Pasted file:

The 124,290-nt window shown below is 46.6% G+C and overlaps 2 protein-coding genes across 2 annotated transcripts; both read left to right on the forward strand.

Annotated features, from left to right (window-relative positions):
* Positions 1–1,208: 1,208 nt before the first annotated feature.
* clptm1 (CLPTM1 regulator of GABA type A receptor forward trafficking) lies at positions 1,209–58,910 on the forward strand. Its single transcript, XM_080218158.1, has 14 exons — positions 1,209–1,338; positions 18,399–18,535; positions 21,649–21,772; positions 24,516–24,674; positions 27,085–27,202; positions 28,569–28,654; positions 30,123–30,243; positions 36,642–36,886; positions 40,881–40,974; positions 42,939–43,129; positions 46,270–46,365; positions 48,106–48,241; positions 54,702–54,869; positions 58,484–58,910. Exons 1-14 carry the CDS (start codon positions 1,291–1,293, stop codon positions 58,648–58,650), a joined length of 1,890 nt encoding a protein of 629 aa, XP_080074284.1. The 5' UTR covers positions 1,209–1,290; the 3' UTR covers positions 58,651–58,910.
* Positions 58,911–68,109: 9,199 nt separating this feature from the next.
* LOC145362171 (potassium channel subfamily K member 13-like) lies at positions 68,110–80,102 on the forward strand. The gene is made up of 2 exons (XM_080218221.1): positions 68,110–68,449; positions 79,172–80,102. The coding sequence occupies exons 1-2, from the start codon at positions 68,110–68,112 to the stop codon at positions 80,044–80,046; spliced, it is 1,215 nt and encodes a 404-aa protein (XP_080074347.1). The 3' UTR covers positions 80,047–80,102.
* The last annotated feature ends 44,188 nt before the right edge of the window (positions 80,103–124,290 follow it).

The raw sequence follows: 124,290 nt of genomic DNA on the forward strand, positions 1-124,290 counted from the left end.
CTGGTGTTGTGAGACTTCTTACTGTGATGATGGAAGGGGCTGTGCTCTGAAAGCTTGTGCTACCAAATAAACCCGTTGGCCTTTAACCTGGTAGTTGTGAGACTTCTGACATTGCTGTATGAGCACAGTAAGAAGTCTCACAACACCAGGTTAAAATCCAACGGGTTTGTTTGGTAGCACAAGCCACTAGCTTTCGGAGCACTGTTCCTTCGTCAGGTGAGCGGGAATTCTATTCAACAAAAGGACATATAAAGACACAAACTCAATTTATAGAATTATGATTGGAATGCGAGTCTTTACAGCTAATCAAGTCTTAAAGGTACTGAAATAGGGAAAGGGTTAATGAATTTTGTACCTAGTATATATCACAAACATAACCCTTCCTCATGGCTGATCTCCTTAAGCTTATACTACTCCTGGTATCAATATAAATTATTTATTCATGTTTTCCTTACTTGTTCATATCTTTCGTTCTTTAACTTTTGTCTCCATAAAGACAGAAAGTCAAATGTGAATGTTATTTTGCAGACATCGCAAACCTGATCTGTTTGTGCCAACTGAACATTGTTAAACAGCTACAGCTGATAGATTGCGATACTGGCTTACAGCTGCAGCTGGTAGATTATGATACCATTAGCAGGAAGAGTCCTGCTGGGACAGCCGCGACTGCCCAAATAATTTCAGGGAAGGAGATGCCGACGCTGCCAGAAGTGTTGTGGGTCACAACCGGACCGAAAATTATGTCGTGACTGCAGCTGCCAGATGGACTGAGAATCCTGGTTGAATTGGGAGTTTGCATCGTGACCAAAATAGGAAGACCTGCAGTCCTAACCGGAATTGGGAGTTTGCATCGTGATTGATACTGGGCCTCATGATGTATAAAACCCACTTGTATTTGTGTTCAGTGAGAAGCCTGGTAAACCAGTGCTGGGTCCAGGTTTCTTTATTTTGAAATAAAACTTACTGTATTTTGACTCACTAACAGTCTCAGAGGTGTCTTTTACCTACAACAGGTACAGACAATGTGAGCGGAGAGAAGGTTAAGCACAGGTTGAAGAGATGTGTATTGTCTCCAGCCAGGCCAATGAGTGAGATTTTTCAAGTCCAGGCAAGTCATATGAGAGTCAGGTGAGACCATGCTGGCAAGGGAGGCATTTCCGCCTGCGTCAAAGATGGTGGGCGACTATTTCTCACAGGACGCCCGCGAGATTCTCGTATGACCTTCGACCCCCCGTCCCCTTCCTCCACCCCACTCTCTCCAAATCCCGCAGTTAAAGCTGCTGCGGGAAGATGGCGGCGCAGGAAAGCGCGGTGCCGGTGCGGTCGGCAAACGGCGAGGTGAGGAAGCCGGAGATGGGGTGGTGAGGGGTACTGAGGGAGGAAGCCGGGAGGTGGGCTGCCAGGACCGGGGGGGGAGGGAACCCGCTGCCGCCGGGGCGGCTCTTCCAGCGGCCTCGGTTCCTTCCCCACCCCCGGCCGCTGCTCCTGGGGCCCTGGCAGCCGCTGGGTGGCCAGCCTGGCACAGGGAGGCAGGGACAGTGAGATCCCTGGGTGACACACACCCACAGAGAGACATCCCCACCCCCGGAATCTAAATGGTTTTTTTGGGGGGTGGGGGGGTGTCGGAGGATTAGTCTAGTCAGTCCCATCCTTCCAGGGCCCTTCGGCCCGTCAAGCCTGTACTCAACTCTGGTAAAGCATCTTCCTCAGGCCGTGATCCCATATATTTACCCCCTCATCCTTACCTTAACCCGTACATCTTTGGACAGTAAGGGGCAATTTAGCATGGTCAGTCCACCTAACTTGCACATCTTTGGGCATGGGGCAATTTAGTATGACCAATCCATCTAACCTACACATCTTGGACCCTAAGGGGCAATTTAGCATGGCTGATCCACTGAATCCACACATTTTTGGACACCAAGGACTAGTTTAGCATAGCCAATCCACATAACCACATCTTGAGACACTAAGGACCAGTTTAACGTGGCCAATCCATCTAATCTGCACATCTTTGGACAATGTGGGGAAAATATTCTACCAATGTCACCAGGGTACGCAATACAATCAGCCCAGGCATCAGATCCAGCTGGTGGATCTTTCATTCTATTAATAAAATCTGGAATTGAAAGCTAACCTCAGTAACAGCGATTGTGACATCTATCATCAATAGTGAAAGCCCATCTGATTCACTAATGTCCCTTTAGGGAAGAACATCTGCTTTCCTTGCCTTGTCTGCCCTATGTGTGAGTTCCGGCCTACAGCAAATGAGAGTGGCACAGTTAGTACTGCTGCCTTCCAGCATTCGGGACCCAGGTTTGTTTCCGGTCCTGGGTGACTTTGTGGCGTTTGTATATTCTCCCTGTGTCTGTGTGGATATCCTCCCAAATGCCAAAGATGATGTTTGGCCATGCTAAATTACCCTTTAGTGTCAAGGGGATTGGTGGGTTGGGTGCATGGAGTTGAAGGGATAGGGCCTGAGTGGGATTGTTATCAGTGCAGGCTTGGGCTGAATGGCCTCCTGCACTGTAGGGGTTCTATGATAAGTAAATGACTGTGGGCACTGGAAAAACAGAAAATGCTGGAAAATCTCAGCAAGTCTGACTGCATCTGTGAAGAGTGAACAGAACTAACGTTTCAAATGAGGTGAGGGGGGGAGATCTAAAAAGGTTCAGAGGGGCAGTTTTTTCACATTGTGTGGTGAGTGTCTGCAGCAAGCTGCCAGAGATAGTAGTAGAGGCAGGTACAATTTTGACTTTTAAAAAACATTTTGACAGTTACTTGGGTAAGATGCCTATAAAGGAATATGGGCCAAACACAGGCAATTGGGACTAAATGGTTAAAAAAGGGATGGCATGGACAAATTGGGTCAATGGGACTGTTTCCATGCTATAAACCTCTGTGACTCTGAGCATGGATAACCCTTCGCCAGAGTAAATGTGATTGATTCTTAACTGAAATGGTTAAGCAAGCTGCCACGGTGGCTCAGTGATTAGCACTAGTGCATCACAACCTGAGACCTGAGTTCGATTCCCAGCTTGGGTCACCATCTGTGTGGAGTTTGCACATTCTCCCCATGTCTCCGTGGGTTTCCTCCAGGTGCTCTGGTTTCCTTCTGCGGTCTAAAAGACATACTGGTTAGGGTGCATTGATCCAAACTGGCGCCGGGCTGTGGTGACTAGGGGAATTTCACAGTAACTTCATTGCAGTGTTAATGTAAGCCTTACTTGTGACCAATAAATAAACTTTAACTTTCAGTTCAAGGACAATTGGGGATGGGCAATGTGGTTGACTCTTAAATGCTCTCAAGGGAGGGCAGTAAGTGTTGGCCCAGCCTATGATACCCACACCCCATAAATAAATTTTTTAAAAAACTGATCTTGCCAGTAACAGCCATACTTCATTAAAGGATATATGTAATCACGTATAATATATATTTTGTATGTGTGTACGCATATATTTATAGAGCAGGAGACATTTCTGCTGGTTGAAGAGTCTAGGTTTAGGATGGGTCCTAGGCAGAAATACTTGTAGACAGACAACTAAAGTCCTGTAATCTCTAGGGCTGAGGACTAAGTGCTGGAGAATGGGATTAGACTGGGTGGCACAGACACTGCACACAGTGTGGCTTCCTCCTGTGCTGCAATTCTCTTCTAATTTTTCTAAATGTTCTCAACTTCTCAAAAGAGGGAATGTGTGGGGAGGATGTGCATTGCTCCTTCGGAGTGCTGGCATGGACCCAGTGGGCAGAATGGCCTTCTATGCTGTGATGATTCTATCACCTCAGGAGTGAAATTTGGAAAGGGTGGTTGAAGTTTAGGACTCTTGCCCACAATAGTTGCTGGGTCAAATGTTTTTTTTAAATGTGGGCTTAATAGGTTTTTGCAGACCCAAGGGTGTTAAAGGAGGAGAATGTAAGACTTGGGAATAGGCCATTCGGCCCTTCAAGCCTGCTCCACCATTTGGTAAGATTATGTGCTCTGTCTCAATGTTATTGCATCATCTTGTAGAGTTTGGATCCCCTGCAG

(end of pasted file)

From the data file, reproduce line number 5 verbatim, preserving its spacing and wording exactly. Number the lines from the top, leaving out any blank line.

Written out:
* Positions 58,911–68,109: 9,199 nt separating this feature from the next.